As of this writing, the second largest holding in my portfolio is pipeline/midstream company Energy Transfer (NYSE:ET). For those curious, it accounts for 15.4% of my hyper concentrated portfolio. You can imagine, then, both my excitement and anxiety as the company nears the release of earnings covering the second quarter of its 2023 fiscal year. This news will be released on August 2nd, after the market closes. So far, I have done reasonably well with my holding. I have owned shares since March of last year and, excluding distributions, generated a return of about 16%. I do believe that further upside is on the table. But as with any company that someone owns or is very interested in, it’s important to keep an eye out on changes. And almost certainly, any real change that would come about would be announced during an earnings release. Heading into that time, there are a few different things that I believe investors should keep a very close eye on. Absent anything significantly negative coming out of the woodwork, I would say that the stock is likely to appreciate from here.
A look at key metrics
The first thing that the investment community will be focused on when management announces earnings on August 2nd will be certain key financial metrics. For instance, revenue is likely to be emphasized to some extent. Though I would argue that, because of the nature of the business, revenue is less significant than with many other firms across many other industries. The current expectation is for the company to report sales of $20.35 billion. That would actually be down from the $25.95 billion the business reported the same time last year.
On the bottom line, the expectation is for the company to report earnings per share of $0.33. That compares to the $0.39 per share the company reported in the second quarter of 2022. If analysts are correct about earnings, then the company will end up reporting net profits of $1.03 billion. That would be a decline compared to the $1.22 billion in profits generated the same time last year. A combination of volume associated with what the company pumps through its network (both assets it already owned and new assets coming on as a result of acquisitions and organic capital spending) and the spread that it can capture between the revenue it generates and the cost of those revenues. Even though the latter component sounds elementary, there are actually many working parts at play.
Just picking on one part of the company, for instance, we can get some insight here. The part that I chose to pick on is the Midstream segment. During the first quarter of this year, gathered volumes came in 13.9% above what they were the same time last year. And the volume of NGLs produced were about 7.1% higher year over year. Even so, segment margin declined from $1.04 billion to $973 million, while segment adjusted EBITDA shrank from $807 million to $641 million. The biggest contributor to the pain the company experienced on this front involved the non-fee-based margin of the segment. This hit the company to the tune of $138 million because of unfavorable natural gas prices of $70 million and unfavorable NGL prices of $68 million. Frankly, an article could be dedicated solely to these types of fluctuations. But you get the idea.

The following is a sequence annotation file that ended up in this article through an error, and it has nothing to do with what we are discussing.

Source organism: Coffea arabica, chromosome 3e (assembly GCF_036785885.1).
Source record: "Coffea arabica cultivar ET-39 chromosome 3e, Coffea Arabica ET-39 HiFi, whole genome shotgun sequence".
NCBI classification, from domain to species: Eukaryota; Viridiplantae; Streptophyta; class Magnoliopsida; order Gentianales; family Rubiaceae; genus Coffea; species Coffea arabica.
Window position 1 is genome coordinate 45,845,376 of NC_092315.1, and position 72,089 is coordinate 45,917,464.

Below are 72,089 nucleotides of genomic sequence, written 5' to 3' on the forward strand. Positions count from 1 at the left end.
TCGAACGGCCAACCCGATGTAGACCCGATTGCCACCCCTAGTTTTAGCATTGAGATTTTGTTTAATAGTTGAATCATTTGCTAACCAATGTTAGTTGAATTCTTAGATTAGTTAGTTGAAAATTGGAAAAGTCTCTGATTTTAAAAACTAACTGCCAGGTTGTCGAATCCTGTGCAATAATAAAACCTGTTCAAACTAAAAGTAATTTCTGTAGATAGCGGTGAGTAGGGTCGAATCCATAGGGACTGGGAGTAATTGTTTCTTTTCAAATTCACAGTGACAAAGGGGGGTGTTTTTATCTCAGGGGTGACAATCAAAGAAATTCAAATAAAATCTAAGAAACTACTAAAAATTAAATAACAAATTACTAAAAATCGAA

Other profitability metrics should also be focused on by investors. There aren’t any estimates provided by analysts regarding these right now. But I would argue that they are even more important than net income is. For starters, we have operating cash flow. During the second quarter of 2022, this metric was $2.35 billion. If we adjust for changes in working capital, it was $2.77 billion. DCF, or distributable cash flow, is another. It totaled $1.88 billion in the second quarter of 2022. Meanwhile, EBITDA for the company came in at $3.23 billion. If revenue and earnings are likely to decline, these will probably also shrink to some degree.
Outside of the headline items, there will be other metrics that investors should be paying attention to. The amount of cash flow that the company generates will go a long way toward determining whether or not the company can reduce its debt. As you can see in the chart below, management has not really prioritized debt reduction over the past several quarters. In fact, overall debt seems to be in a fairly narrow range. But with interest rates rising, it would be nice for management to focus on paying debt down. Perhaps an even better idea than this, though, would be to focus on redeeming some of its preferred stock.
Historically speaking, the Series A preferred units that the company has issued, totaling $950 million in all, carried a required distribution of 6.25% per annum. But effective February of this year, it switched from a fixed rate to a floating rate. That rate is based on the three-month LIBOR plus a spread of 4.028%. Given the data that’s available right now, that takes the effective yield up to 9.57%. That change on just that $950 million alone translates to an extra $31.5 million in distributions that the company needs to pay out every year. The good news is that, also as of February of this year, the company can redeem the preferred stock for its liquidation preference. All of the company’s preferred units have either a fixed to floating or fixed rate reset feature to them. And all of them leave open the opportunity to be redeemed. Although I don’t expect that the company will do anything significant on this front, I think it would be very bullish if they did.